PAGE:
Most of our knowledge about cancer and its treatment effects on bone mineralization has been derived from studies of children with ALL.[24,33] In this group, the leukemic process, and possibly vitamin D deficiency, may play a role in the alterations in bone metabolism and bone mass observed at diagnosis. Antileukemic therapy causes further bone mineral density loss,  which has been reported to normalize over time [39,40] or to persist for many years after completion of therapy.[41,42] Clinical factors predicting higher risk for low bone mineral density include treatment with high cumulative doses of methotrexate (>40 g/m2), high cumulative doses of corticosteroids (>9 g/m2), and use of more potent glucocorticoids like dexamethasone.[41,43,44] Investigations evaluating the contribution of cranial radiation to the risk of low bone mineral density in childhood cancer survivors have yielded conflicting results.[41,45] Bone mineral density deficits that are likely multifactorial in etiology have been reported in allogeneic hematopoietic cell transplant recipients conditioned with TBI.[46,47] French investigators observed a significant risk for lower femoral bone mineral density among adult survivors of childhood leukemia treated with hematopoietic stem cell transplantation (HSCT) who had gonadal deficiency. Hormonal therapy has been shown to enhance bone mineral density of adolescent girls diagnosed with hypogonadism after HSCT.[Level of evidence: 3iiiC]
Radiation-induced fractures can occur with doses of radiation of 50 Gy or more, as is often used in the treatment of Ewing sarcoma of the extremity.[50,51]
Osteonecrosis (also known as aseptic or avascular necrosis) is a rare, but well-recognized skeletal complication observed predominantly in survivors of pediatric hematological malignancies treated with corticosteroids.[24,52,53,54] The condition is characterized by death of one or more segments of bone that most often affects weight-bearing joints, especially the hips and knees. Longitudinal cohort studies have identified a spectrum of clinical manifestations of osteonecrosis, ranging from asymptomatic spontaneously-resolving imaging changes to painful progressive articular collapse requiring joint replacement.[55,56] Symptomatic osteonecrosis characterized by pain, joint swelling, and reduced mobility typically presents during the first 2 years of therapy, particularly in the case of ALL. These symptoms may improve over time, persist, or progress in the years after completion of therapy. In some series, up to 40% of patients required some type of surgical procedure. The prevalence of osteonecrosis has varied from 1% to 22% based on the study population, treatment protocol, method of evaluation, and time from treatment.[54,57,58,59,60,61]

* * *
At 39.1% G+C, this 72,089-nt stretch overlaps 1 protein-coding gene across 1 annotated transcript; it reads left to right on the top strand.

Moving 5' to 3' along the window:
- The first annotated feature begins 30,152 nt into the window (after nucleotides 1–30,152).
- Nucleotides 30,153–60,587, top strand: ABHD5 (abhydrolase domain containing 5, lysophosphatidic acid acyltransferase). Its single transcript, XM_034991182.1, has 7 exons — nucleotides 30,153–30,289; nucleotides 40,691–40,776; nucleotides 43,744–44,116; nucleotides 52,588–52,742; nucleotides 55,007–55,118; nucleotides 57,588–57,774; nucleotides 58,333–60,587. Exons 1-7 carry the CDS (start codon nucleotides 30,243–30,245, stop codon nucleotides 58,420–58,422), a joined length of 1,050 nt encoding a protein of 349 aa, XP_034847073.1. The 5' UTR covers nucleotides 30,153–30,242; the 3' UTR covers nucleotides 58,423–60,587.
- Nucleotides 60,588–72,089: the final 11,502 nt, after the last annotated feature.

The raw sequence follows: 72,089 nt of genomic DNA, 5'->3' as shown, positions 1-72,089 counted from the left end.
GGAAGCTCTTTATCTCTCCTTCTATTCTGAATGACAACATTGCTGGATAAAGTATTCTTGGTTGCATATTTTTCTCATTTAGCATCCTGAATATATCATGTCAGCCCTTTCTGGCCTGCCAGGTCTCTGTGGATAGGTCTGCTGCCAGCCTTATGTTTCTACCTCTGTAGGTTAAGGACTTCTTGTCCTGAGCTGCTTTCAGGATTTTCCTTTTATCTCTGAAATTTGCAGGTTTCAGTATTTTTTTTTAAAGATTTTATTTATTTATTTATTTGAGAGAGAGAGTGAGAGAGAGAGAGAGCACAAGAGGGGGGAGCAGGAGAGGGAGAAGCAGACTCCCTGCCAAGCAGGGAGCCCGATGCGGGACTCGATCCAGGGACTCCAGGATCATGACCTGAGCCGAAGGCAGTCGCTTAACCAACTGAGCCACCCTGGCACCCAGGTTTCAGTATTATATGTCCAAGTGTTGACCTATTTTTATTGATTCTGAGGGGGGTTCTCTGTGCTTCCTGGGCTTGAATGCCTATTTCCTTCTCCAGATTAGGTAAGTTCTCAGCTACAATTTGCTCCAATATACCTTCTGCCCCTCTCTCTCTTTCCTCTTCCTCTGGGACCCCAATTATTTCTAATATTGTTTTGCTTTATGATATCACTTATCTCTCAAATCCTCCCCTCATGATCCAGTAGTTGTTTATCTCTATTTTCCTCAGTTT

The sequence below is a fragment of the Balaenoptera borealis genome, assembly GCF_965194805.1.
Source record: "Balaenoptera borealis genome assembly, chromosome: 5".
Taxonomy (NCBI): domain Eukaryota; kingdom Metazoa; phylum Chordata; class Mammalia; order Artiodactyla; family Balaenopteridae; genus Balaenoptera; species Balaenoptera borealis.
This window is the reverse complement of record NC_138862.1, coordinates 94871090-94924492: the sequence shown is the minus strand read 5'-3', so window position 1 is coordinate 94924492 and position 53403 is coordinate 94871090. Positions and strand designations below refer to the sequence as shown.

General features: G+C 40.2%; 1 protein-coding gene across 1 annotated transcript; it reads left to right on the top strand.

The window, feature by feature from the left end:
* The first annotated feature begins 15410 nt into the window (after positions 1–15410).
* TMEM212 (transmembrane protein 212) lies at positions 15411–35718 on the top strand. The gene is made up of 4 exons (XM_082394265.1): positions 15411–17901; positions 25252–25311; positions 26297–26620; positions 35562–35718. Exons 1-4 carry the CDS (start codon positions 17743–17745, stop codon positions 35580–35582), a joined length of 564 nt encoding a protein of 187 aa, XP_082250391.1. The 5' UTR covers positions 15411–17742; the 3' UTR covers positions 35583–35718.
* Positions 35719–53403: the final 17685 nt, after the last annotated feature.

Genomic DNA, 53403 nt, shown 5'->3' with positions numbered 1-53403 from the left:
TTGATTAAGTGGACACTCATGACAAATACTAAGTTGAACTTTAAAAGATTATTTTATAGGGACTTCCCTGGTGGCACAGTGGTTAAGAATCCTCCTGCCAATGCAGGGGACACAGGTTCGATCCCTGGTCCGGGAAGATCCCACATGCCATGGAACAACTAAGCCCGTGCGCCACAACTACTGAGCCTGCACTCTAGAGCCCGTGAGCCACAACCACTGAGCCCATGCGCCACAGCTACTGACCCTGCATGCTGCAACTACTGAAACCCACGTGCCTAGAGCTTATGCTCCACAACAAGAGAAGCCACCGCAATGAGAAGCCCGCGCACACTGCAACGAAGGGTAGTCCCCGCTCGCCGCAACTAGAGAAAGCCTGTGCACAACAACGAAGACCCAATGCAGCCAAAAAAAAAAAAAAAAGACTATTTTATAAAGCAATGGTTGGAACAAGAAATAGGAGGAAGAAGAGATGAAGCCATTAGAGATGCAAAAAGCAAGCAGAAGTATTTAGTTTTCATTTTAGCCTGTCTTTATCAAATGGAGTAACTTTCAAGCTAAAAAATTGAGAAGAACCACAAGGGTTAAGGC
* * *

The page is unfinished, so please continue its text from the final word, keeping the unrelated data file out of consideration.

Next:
The most important clinical risk factor for osteonecrosis is treatment with substantial doses of glucocorticoids, as is typical in regimens used for ALL, non-Hodgkin lymphoma, and HSCT.[59,62,63,64,65] Delayed intensification therapies for childhood ALL featuring the more potent glucocorticoid, dexamethasone, have been speculated to enhance risk since osteonecrosis was infrequently reported before this approach became more widely used in the 1990s. However, currently available results suggest that cumulative corticosteroid dose may be a better predictor of this complication.[62,66] Higher cholesterol, lower albumin, and higher dexamethasone exposure have been associated with a higher risk of symptomatic osteonecrosis, suggesting that agents like asparaginase may potentiate the osteonecrotic effect of dexamethasone.